Moreover, the legal positivism predominating in Taiwan’s legal education, asserting as it does the autonomy and authority of the law and the law’s moral and political neutrality (Campbell, 2000; Maccormick, 2000, p 48; Kramer, 1999), should be deconstructed. When law is understood sociologically, it is replaced by a conception of participant perspectives on law, interacting with a broader and more inclusive character of law as a social phenomenon (Cotterrell, 1998, p 188). Following this, legal thinking should move away from the ideology of legal centralism to other forms of ordering and their interaction with state law (Merry, 1988, p 889). As Sugarman (1991, p 63) argues, law, by operating like a language, names and claims wider areas of social life, belief, action and intention. Therefore, law’s inherent character as an unsettled product of relations, with a plurality of social norms and power, should be recognised (Fitzpatrick, 1984, p 138). Since law’s identity is constantly and intrinsically subject to challenge and change (Griffiths, 2002, p 309; Fitzpatrick, 1984, p 138), the enquiry of law should not be limited to what state law is. The nature of law in a given context should be reconsidered (Hellum & Stewart, 1998, p 23), and the internal aspect of law perceived by legal participants should be examined (Fitzpatrick, 1991, p 9).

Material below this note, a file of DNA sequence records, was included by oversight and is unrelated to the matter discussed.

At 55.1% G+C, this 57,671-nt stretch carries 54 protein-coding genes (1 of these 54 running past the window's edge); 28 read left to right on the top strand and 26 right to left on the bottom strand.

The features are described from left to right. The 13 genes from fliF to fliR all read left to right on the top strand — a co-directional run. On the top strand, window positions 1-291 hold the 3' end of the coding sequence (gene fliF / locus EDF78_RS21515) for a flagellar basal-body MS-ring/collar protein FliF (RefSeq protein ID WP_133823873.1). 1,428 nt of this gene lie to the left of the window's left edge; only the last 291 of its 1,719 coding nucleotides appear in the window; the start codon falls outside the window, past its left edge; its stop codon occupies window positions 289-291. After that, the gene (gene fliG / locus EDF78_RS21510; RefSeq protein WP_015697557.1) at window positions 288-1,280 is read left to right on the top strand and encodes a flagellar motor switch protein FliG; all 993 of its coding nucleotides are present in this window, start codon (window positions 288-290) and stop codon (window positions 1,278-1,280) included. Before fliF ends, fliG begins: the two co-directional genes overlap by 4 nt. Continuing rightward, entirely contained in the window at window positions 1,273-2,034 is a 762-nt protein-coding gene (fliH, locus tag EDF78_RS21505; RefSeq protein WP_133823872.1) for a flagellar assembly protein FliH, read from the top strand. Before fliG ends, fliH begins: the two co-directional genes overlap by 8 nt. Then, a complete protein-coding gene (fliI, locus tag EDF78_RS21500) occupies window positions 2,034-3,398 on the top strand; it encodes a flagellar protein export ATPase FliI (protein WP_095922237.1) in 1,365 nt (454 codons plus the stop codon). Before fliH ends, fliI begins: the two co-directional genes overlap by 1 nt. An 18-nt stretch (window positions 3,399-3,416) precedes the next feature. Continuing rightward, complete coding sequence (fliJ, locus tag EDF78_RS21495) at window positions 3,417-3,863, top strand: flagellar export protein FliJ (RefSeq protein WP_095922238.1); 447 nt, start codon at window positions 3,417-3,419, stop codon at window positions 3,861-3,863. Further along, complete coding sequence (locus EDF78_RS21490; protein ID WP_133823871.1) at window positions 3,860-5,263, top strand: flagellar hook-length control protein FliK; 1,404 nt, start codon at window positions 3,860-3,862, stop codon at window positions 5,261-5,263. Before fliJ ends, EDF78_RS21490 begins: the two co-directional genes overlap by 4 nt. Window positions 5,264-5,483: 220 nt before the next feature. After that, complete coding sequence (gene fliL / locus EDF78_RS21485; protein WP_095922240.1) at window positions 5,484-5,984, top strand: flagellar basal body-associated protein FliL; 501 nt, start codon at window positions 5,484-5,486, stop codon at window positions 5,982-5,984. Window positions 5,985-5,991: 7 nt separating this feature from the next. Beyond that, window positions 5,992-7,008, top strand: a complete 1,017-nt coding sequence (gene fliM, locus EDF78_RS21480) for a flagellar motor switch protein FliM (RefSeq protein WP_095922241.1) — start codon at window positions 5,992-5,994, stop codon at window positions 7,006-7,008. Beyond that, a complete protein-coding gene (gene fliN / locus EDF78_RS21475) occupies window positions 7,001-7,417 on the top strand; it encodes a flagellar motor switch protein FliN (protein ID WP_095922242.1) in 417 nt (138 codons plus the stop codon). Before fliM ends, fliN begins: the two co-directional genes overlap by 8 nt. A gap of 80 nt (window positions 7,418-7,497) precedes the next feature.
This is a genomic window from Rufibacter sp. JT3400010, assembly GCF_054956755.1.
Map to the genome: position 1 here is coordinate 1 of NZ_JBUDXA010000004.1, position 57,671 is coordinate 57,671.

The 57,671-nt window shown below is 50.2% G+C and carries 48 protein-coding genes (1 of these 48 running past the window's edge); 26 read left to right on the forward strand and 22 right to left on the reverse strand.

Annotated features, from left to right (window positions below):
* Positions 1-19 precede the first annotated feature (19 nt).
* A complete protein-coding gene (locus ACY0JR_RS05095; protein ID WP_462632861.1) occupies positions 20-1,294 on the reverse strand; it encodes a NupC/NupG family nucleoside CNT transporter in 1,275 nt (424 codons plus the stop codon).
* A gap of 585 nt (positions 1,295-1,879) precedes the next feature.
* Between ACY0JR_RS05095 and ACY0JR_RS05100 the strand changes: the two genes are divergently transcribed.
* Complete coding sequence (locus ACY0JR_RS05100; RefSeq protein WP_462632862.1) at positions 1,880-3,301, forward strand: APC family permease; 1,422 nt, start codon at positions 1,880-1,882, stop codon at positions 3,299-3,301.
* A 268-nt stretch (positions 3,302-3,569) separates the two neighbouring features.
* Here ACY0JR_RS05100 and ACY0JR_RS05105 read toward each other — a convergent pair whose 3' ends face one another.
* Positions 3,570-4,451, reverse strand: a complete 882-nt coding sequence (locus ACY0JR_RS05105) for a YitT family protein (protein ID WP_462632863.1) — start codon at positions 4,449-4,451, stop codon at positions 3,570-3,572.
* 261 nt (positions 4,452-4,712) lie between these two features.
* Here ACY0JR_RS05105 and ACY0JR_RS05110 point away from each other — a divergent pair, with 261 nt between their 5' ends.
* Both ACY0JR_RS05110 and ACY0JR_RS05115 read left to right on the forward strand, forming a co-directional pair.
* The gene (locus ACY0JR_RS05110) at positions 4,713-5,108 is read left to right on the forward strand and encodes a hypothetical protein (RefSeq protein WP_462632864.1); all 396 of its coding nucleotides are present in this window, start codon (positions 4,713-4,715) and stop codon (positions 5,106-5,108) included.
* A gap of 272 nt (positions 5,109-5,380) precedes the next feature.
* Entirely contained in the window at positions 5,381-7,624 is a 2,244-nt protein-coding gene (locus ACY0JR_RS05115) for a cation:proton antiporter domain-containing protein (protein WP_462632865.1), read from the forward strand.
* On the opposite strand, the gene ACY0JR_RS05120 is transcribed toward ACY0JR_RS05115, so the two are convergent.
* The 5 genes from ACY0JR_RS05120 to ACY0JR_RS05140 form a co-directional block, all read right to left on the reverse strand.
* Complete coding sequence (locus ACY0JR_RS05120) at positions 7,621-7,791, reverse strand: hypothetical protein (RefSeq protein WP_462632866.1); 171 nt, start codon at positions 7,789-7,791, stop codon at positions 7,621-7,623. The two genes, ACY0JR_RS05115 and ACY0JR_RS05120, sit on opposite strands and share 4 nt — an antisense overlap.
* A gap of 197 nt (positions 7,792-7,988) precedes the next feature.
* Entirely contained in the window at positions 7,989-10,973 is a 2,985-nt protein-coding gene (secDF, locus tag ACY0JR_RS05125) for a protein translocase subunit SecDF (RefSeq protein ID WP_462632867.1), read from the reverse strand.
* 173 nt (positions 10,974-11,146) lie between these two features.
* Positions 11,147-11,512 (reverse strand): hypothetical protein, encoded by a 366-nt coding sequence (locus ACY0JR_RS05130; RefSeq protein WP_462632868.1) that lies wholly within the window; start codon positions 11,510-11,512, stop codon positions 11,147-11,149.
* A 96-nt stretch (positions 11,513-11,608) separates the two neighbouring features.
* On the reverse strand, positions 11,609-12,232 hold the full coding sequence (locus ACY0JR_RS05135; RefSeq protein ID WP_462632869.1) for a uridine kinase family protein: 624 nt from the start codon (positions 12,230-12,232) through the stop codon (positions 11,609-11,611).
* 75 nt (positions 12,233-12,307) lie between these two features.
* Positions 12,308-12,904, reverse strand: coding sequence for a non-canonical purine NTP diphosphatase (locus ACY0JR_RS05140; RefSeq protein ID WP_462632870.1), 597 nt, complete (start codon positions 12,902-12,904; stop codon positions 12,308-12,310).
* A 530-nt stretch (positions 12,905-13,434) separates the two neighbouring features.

1 A man’s taking a wife means that he is now juridically an adult in Chinese society (Cohen, 1978, p 188).
2 ‘Fake sale’ means that the family estates are transferred within the family in the name of ‘sale’. However, no price would be provided by the ‘fake buyer’ in such cases.
3 Dai-shu is the person who writes legal documents for others in Taiwan. It literally means writing on behalf of someone.
Beyens-Wu, I (1988) ‘Old Age in China - Dilemma between State and the Family’, in Meulders-Klein & Eekelaar (eds) Family, State and Individual Economic Security, Volume 1 - Family (Bruxelles : Kluwer Law and Taxation).
Buck, P (1935) A House Divided (London: Methuen and Co).
Campbell, T (2000) ‘Democratic Aspects of Ethical Positivism’, in Campbell & Goldsworthy (eds) Judicial Power, Democracy and Legal Positivism (Aldershot: Ashgate/Dartmouth).
Cohen, M (1970) ‘Developmental Process in the Chinese Domestic Group’, in Freedman, M (ed) Family and Kinship in Chinese Society (Stanford, California: Stanford University Press).
Cohen, M (1978) ‘Family Partition as Contractual Procedure in Taiwan: A Case Study from South Taiwan’, in Bauxbaum, D (ed) Chinese Family Law and Social Change: in Historical and Comparative Perspective (London: University of Washington Press).